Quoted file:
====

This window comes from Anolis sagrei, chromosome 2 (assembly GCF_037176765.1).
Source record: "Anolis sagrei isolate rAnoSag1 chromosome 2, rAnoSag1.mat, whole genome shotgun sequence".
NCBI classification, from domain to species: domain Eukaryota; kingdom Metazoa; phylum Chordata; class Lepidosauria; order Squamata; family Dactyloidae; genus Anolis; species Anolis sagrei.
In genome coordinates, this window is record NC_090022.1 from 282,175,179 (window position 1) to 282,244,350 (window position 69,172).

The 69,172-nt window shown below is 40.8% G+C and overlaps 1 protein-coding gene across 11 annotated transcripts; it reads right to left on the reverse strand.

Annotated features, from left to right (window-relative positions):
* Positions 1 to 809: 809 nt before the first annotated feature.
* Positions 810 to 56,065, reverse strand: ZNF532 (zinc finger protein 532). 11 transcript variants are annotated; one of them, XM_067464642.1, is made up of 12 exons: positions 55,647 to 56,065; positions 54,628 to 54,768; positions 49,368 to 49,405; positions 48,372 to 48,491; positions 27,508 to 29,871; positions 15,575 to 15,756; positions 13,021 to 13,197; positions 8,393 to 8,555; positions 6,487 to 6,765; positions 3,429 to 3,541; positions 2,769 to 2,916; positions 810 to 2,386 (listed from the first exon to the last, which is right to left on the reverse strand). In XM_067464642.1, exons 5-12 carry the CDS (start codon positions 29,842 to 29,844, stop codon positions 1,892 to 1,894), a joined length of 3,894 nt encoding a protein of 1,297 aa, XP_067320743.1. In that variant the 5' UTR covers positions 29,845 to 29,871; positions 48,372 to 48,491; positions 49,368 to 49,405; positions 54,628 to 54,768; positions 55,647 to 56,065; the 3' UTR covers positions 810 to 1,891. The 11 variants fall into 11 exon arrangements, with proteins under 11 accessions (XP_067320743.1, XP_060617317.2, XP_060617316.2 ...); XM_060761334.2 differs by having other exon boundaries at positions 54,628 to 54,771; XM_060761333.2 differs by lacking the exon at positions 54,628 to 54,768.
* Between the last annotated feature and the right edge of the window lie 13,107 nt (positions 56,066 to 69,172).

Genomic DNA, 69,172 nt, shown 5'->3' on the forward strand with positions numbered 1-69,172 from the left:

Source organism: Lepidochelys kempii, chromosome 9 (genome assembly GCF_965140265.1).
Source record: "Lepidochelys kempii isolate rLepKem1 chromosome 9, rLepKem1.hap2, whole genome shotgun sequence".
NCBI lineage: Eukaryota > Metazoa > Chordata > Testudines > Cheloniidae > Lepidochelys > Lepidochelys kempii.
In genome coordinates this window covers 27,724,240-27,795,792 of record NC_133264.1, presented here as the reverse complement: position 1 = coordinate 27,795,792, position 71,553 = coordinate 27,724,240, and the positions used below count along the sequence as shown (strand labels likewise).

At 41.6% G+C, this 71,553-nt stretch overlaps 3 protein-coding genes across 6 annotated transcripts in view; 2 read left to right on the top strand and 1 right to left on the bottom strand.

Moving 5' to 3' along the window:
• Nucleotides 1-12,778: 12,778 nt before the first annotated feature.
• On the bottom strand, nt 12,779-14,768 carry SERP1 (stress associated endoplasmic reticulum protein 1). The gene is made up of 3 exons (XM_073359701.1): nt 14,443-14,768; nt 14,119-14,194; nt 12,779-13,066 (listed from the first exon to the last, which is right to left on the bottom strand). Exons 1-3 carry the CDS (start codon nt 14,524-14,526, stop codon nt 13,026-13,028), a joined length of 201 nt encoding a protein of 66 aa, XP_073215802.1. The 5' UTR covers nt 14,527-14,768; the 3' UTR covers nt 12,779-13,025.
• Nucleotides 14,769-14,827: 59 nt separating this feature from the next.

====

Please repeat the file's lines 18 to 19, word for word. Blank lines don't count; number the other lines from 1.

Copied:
• On the bottom strand, nt 12,779-14,768 carry SERP1 (stress associated endoplasmic reticulum protein 1). The gene is made up of 3 exons (XM_073359701.1): nt 14,443-14,768; nt 14,119-14,194; nt 12,779-13,066 (listed from the first exon to the last, which is right to left on the bottom strand). Exons 1-3 carry the CDS (start codon nt 14,524-14,526, stop codon nt 13,026-13,028), a joined length of 201 nt encoding a protein of 66 aa, XP_073215802.1. The 5' UTR covers nt 14,527-14,768; the 3' UTR covers nt 12,779-13,025.
• Nucleotides 14,769-14,827: 59 nt separating this feature from the next.